Hitler's Social Revolution; Class and Status in Nazi Germany, 1933-1939
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"Two decades since its fall and over three since its rise, we know much about the Third Reich. The careers and personalities of its leaders have been reviewed at length. Its foreign policy, military operations, ideology, institutions, press, economy, and art, schools and universities, its conduct of justice and mass extermination-all have captured the historical imagination, all been analyzed and reported in detail. In turn, they have been subsumed in the common denominators of totalitarianism and fascism. What remains is more detail. The odds are against a documentary Rosetta stone, capable by itself of casting new and pervasive light on what till now has been unrelieved darkness. Despite all we know, a lot remains to be understood. The Third Reich was the closest approximation to date of those "last days of mankind" that Karl Kraus had already anticipated a decade before Adolf Hitler's appointment as Reichskanzler. This is presumably self-evident to all but the ignorant or the willful, and acceptable to Germans and non-Germans, East and West alike. But how it happened, why it happened, what it specifically meant to those to whom it happened-these are matters of understanding. They are no less matters of controversy..."
and to enjoy foreign contacts, in the form of birth, travel, education, or marriage, to a greater extent than other groups, and in a manner commensurate with their bourgeois origins. Compared to other groups, the “propagandists” were outstandingly young—93 per cent under 50 compared with 79.2 per cent of the administrators and 56.3 per cent of a random sample of the total76—and well educated—50 per cent of the “propagandists” had been to universities compared with 25 per cent of the
decision to yield power to this particular mass movement was a fatal illusion, the decision to yield power to a mass movement at all was, in its way, a moment of truth. It was also only a step from here to the conclusive demoralization of the industrialists, the intimidation of the generals, and the capitulation of the civil service that followed.3 What had not happened in 1918 happened in 1933. Nazi élan had its complement in the shattered self-confidence of the old social elites. Like the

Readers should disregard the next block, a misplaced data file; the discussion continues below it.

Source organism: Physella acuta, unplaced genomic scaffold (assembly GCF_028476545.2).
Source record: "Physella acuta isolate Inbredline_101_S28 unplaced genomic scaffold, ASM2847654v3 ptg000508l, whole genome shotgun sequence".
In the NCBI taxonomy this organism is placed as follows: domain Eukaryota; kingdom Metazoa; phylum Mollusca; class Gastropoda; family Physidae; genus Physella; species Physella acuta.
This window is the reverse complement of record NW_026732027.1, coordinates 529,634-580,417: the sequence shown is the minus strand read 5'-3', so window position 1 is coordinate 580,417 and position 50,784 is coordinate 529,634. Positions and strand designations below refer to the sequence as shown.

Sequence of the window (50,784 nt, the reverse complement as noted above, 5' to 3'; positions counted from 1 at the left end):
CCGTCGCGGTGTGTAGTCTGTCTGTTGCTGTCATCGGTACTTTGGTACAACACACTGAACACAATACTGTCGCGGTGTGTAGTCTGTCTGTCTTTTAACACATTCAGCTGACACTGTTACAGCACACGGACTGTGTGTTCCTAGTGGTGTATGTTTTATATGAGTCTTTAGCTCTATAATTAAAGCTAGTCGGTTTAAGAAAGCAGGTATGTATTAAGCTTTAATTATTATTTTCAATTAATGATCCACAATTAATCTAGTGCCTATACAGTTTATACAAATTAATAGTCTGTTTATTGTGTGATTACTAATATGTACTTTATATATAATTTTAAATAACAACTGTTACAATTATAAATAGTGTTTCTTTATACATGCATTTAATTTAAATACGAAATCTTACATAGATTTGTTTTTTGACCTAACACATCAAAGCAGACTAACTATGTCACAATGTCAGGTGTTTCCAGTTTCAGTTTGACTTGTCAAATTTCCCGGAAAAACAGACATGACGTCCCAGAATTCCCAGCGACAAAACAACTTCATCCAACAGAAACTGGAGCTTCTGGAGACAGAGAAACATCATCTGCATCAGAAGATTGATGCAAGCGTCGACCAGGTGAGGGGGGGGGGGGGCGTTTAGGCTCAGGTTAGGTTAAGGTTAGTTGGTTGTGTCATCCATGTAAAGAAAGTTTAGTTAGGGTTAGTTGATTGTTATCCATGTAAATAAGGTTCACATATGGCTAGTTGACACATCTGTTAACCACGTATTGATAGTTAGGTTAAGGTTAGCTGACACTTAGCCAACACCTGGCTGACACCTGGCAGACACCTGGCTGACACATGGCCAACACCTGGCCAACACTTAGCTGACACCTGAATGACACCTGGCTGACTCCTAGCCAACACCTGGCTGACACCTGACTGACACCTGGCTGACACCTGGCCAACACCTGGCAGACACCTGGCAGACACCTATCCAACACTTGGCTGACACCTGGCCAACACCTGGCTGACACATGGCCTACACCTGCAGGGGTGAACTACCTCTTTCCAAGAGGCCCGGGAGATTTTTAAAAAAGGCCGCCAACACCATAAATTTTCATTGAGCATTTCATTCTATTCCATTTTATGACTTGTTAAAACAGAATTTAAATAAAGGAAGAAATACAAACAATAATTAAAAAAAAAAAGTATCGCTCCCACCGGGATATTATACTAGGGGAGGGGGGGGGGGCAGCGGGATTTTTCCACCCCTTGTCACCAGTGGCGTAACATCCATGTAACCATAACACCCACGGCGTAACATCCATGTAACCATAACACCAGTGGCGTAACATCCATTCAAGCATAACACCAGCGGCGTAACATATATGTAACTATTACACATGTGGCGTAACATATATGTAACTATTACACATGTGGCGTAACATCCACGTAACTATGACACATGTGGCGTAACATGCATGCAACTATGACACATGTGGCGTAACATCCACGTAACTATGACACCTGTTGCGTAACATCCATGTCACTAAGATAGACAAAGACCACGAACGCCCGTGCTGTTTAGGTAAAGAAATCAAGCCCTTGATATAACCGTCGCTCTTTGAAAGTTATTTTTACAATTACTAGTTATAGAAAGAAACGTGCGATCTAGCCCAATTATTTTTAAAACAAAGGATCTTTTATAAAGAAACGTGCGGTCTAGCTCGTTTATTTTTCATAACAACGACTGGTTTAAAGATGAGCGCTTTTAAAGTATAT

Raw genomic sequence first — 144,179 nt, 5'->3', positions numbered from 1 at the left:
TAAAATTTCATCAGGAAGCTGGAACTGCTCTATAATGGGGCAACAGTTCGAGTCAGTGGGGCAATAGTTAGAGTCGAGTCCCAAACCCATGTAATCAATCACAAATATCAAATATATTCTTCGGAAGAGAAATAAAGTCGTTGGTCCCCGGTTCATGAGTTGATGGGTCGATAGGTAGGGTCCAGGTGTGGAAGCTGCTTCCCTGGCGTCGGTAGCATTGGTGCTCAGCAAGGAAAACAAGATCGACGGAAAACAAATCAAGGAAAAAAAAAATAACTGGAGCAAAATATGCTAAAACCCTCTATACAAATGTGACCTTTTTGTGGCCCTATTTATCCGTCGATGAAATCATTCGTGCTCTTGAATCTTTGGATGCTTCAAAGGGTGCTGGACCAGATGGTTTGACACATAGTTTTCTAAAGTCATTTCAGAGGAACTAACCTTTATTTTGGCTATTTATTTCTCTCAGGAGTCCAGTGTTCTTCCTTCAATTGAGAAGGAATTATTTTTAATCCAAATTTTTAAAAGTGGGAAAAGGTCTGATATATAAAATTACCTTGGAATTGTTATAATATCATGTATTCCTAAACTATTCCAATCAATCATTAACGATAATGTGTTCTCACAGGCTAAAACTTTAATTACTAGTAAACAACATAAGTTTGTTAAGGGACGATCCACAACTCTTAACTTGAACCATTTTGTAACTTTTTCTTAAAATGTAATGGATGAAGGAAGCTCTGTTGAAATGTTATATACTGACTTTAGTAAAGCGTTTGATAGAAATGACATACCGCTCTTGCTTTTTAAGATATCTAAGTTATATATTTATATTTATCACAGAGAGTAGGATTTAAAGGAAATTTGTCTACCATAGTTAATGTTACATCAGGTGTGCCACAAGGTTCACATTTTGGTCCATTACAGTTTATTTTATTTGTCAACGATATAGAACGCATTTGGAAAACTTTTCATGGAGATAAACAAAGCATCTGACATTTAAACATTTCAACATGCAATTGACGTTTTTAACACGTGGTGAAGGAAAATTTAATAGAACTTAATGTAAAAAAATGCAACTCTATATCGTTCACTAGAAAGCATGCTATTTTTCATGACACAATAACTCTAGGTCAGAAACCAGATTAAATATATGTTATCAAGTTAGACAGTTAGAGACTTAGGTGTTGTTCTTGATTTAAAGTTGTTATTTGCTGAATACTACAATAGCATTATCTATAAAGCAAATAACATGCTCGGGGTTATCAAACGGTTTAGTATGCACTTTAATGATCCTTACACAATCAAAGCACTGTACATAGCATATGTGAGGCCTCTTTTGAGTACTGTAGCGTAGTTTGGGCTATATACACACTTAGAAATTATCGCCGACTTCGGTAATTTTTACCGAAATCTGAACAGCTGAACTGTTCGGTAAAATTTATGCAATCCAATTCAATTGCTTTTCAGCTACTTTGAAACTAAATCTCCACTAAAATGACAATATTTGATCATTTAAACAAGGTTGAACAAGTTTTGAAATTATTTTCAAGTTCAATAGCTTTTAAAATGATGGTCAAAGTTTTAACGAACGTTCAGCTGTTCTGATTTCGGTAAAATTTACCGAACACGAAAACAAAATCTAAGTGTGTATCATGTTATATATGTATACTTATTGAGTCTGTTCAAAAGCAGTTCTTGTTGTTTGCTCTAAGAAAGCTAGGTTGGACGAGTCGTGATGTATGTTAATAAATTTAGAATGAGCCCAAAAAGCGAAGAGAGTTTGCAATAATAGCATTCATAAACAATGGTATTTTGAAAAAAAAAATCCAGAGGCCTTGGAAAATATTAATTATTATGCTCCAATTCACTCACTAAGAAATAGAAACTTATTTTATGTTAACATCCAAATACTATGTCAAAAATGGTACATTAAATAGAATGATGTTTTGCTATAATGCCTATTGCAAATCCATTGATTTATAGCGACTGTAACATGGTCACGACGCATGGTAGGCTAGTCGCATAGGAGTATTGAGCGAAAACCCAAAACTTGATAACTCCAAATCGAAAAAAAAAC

plants. A further directive authorized the Trustee to order the presence of the “leader,” the chairmen of the board of directors, for example, at the new council’s meetings.55 Court decisions reflected in part the actual power situation within the new institutional framework. In a typical case, an employer had fired the Labor Front representative (Betriebsobmann) in his shop, claiming the man was personally unqualified for his job. A labor court declared the dismissal illegal. “The employer
Baden where the creation of new co-operatives was officially banned—Berlin was not prepared to see them go under. Ley threatened the exclusion of any Party member who laid a finger on them and was supported by Economics Minister Schmitt. The co-operatives were accordingly absorbed in the Labor Front, though as a subsidiary of the banking organization. Their top offices were meanwhile occupied almost entirely by deserving Alte Kämpfer, creating an additional, non-economic vested interest in the
list of sixteen upper ranks—from Regierungsrat (second civil service rank) to Ministerialrat—on provisional status in September 1939 included only two membership numbers over one million. Of the sixteen, twelve were forty or under, seven were thirty-five or under.60 This was accompanied by a notable amount of un-Prussian corruption. An intraministerial survey in April 1934 revealed that Goebbels’ staff had found jobs for 192 of their relatives in the Reich radio alone; a survey of the Ministry’s